Nearly 28 percent of Montana’s land area is covered in forests, providing valuable sources of forest products, wildlife habitat, and ecosystem services. These natural resources are also valued for their aesthetic beauty. This story map offers an interactive overview of Forest Inventory and Analysis (FIA) data from 2006 to 2015.

A landscape shot showing limber pine in the Spruce Mountains.

Forests of Nevada, 2015

Nevada’s forests are valued resources that provide the state with forest products, wildlife habitat, ecosystem services, and abundant scenic beauty. Forested land makes up about 16 percent of Nevada’s total land area. This interactive story map provides an overview of Forest Inventory and Analysis (FIA) data collected between 2006 and 2015, giving insights into these important natural resources.

A Mexican spotted owl sits on a branch.

Forests of New Mexico, 2015

Forest Inventory and Analysis (FIA) data provides insights in conserving these natural resources. New Mexico’s forests cover about one-third of its land area, and provide the state with scenic beauty, forest products, wildlife habitat, and ecosystem services. This story map offers an interactive overview of New Mexico FIA data collected between 2006 and 2015.

A landscape shot from Moab shows a red river winding lazily around red plateaus.

Forests of Utah, 2015

Utah’s beautiful forests are valuable resources for aesthetic beauty, forest products, wildlife habitat, and ecosystem resources. Conserving these natural resources requires current and historical data to provide insights into best practices for managing these unique ecosystems. This interactive story map offers an overview of Forest Inventory and Analysis (FIA) data collected between 2006 and 2015.

A bird of prey lands on a dead tree.

Forests of Wyoming, 2015

Approximately 17 percent of Wyoming’s land area is covered by forests. Forest Inventory and Analysis (FIA) data collected between 2006 and 2015 provides a summary of the unique characteristics of these valuable resources. This story map provides an interactive overview of Wyoming’s FIA data.

A fire burns fallen trees and branches in a pine forest. The scene is very smoky.

International collaboration and research

Developing partnerships and creating cross-disciplinary research teams are critical in addressing the growing number of increasingly complex questions related to wildland fire. The Rocky Mountain Research Station's Fire, Fuel, and Smoke Science (FFS) program has a long history of international collaboration. Researchers at the Missoula Fire Sciences Laboratory work collaboratively with national and international partners to improve wildland fire research that maintains healthy, productive ecosystems and reduces risk to people and property.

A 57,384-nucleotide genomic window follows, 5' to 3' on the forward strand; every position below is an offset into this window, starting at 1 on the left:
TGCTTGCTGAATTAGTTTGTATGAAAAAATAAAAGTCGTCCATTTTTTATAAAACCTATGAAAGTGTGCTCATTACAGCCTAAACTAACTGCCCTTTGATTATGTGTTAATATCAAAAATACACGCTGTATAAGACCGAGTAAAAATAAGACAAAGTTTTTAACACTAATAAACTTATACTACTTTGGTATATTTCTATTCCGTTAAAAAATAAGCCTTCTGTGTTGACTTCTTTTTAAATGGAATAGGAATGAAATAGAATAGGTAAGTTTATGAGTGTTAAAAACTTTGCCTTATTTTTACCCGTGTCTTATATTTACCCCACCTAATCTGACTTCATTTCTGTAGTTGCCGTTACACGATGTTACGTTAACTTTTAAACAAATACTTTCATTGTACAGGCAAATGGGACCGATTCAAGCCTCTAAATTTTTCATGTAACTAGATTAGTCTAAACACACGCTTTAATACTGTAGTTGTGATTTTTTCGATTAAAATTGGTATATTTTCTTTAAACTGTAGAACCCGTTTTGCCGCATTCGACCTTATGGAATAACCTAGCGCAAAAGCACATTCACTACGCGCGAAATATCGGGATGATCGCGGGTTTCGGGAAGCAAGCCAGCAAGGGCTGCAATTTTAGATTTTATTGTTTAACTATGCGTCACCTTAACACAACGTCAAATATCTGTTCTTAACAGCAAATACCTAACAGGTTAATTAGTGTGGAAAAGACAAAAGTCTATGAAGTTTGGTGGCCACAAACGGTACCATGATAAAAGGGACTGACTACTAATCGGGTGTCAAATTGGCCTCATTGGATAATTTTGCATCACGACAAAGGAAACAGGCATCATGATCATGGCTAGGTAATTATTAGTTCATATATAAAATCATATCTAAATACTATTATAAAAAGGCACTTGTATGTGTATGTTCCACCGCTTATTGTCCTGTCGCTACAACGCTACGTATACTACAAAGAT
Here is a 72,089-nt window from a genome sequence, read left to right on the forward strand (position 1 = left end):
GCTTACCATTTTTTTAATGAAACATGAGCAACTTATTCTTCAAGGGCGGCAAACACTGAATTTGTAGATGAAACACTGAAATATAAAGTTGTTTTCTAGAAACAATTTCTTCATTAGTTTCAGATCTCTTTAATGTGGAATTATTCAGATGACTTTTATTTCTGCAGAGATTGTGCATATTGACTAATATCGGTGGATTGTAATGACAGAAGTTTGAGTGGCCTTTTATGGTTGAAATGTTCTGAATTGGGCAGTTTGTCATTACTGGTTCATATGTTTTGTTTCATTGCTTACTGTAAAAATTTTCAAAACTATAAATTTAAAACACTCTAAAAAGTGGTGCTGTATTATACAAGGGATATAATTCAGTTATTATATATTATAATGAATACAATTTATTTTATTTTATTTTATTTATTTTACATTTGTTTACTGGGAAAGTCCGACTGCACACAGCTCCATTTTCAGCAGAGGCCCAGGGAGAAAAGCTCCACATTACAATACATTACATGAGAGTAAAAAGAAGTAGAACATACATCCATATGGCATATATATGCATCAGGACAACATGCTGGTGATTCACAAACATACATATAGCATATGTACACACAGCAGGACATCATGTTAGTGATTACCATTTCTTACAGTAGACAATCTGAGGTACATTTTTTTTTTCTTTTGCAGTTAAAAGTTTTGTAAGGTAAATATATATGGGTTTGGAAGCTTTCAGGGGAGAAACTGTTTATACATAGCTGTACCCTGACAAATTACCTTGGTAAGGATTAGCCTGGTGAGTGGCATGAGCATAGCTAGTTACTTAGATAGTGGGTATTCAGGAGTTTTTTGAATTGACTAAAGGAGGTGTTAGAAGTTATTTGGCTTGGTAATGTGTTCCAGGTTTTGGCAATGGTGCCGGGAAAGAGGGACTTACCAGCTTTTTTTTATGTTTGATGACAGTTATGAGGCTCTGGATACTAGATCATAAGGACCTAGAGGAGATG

A fire whirl forms in a machine at the fire science lab.

Missoula Fire Sciences Lab facility tour

The Missoula Fire Sciences Laboratory in Missoula, Montana is the home base of the Fire, Fuel, and Smoke Science (FFS) program. The program studies multiple dimensions of fire and fuels, including understanding fire behavior, ecological adaptation to fire, and examining immediate and longer-term fire effects. They use their research to develop management applications and tools designed to improve understanding of wildland fire and increase fire, fuel, and smoke management practices. This story map offers a visual tour of fire research in action using the numerous resources at the Missoula Fire Sciences Laboratory, including a wind tunnel, combustion chamber and emissions lab, and fire whirl generator.

A stream winds through a pine forest. A green-painted dam is visible in the distance.

NorWeST stream temperature interactive map

Stream temperature changes have serious ramifications for aquatic species that are highly sensitive to these shifts. Conserving these vulnerable species requires vigilant land management and accurate modeling information. These interactive scenario maps provide accurate, unbiased stream temperature models and predictions.

Someone off camera holds a bull trout just above water. The trout has a temporary tag attached under its dorsal fin.

Range-wide bull trout eDNA Project map

Detecting the presence of aquatic species can be an involved and costly process. Recent technology and sampling protocols developed by the USFS National Genomics Center for Wildlife and Fish Conservation (NGC) have greatly improved the efficiency of assessing species presence by developing the first reliable eDNA assays for a variety of fish. As aquatic species move through the water, they shed DNA material that disperses through the water column and becomes environmental DNA (eDNA). eDNA sampling is a more efficient and sensitive method of species detection. The range-wide bull trout eDNA project map shows eDNA field collection sites, offering a visual display of areas where the bull trout is present or absent.